An Illustrated Book of Loaded Language: Learn to Hear What's Left Unsaid (Bad Arguments) (Hardcover)
“This is a book for every thinking person, the perfect antidote to today’s culture wars.”—Hope Jahren
The creators of An Illustrated Book of Bad Arguments return with this desperately timely guide to how words can trick us. Learn to “hear” hidden bias, slant, and spin—from an irresistible cast of woodland creatures!
Public discourse? More like public discord. The battle cries of our culture wars are rife with “loaded language”—be it bias, slant, or spin. But listen closely, or you’ll miss what Ali Almossawi finds more frightening still: words that erase accountability, history, even identity through what they leave unsaid.
Speaking as wise old Mr. Rabbit, Almossawi leads us through a dark forest of rhetoric—aided by Orwell, Baldwin, and a squee-worthy cast of wide-eyed woodland creatures. Here, passive voice can pardon wrongdoers, statistics may be a smokescreen, gaslighting entraps the downtrodden, and irrelevant adjectives cement stereotypes. Emperor Squirrel isn’t naked; he has a clothes-free sartorial style. Mouse’s roof becomes flattened (Elephant’s foot just happens to be there at the time). And when keen-eyed Owl claims a foreign shore, he seems to be overlooking someone . . .
Fans of Almossawi’s An Illustrated Book of Bad Arguments couldn’t ask for a better primer on the less logical ways that words can trick us. It takes a long pair of ears to hear what’s left unsaid—but when you’re a rabbit in a badger world, listening makes all the difference.
Alejandro Giraldo holds a degree in graphic design from UPB Medellín and a master’s in art direction from ELISAVA (the Barcelona School of Design and Engineering). He runs the clothing company Velmost and works as a freelance illustrator. He lives in Medellín, Colombia.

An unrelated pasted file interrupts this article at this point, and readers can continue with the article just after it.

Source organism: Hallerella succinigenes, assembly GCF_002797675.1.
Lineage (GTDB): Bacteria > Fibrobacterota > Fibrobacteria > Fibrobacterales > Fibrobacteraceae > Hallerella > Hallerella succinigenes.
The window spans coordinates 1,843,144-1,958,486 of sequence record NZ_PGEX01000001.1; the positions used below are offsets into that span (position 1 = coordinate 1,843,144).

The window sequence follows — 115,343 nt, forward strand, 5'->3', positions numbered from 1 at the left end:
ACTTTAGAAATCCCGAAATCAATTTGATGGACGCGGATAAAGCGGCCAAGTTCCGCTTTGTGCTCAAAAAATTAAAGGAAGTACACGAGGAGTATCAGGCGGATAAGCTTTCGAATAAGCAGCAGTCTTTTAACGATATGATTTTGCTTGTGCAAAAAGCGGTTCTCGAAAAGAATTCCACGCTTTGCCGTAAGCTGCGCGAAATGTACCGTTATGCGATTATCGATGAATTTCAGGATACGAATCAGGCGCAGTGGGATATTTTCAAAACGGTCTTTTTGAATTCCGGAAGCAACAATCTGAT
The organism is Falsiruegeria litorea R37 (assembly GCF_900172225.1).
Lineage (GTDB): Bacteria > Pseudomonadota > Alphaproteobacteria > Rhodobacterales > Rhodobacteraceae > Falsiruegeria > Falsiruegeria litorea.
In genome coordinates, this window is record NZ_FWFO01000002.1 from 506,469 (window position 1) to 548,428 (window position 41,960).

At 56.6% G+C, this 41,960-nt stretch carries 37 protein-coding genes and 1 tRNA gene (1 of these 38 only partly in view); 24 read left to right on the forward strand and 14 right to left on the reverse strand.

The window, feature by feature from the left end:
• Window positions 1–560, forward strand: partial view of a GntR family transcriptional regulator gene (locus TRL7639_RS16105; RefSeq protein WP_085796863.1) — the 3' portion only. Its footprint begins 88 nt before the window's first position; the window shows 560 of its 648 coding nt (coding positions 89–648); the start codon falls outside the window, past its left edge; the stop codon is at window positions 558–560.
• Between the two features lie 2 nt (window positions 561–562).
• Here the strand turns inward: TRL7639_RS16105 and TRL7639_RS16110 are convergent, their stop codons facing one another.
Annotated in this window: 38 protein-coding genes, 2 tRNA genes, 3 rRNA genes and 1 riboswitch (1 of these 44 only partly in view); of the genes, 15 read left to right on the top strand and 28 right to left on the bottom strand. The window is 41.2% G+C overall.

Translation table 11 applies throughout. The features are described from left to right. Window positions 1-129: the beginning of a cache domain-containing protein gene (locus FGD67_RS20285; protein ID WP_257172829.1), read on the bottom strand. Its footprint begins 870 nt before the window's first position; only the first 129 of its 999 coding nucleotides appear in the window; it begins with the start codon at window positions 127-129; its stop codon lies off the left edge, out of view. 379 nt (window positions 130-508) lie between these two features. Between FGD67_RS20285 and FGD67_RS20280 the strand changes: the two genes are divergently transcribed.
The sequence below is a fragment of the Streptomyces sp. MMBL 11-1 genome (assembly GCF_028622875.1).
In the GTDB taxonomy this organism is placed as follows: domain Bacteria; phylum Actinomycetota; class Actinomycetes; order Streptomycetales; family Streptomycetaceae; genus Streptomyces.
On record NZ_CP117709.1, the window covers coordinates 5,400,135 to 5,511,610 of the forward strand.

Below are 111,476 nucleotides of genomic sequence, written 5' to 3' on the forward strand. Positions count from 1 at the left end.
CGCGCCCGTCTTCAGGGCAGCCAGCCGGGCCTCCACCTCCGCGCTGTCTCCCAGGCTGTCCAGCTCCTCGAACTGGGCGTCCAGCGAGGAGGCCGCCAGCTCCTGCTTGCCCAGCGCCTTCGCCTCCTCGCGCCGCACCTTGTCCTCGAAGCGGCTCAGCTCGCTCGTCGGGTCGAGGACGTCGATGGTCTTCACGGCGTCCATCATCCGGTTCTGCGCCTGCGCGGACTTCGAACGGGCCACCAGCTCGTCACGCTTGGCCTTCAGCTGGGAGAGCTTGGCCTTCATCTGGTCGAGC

— Hope Jahren, author of Lab Girl and The Story of More
After you read this book, you’ll never watch news broadcasts or read news articles the same way again. And that’s a good thing.
— Jenny Bristol, GeekMom.com
An Illustrated Book of Loaded Language uses beautiful pen-and-ink drawings by Alejandro Giraldo and a metaphorical conflict between badgers and rabbits to lay out some of the ways language is shaped by those in power. . . . [The badger-rabbit war] isn’t going to end in our lifetime, but you can still recognize and call out bad-faith rhetoric when you see it.
There are a wealth of examples that exposed this reader to an Alice in Wonderland–like experience of bewilderment and amazement at the myriad ways news reports, advertisers, politicians, and anyone else can exploit language and befuddle the reader. . . . This book should be required reading for all students.
— Manhattan Book Review
You business people, scientists, teachers, and leaders need to read this. It’d be glib to say that An Illustrated Book of Loaded Language is for the thinkers in the room, but then that would be loaded language. Instead, let’s just say that this is a book that could challenge some folks in how they present arguments, enforce others when they present things and make others peek past the veil of supposed objectivity.
— Daddy Mojo
Praise for An Illustrated Book of Bad Arguments
"This short book makes you smarter than 99% of the population. . . . The concepts within it will increase your company’s ‘organizational intelligence.’ . . . It’s more than just a must-read, it’s a ‘have-to-read-or-you’re-fired’ book.
— Geoffrey James, INC.com
I love this illustrated book of bad arguments. A flawless compendium of flaws.
— Alice Roberts, PhD, anatomist, writer, and presenter of The Incredible Human Journey
A whimsical, straightforward primer . . . a guide to how to strengthen—and how not to weaken—your arguments.
— Shelf Awareness, starred review
Bad arguments, great illustrations . . . gorgeous.
— Cory Doctorow, BoingBoing.net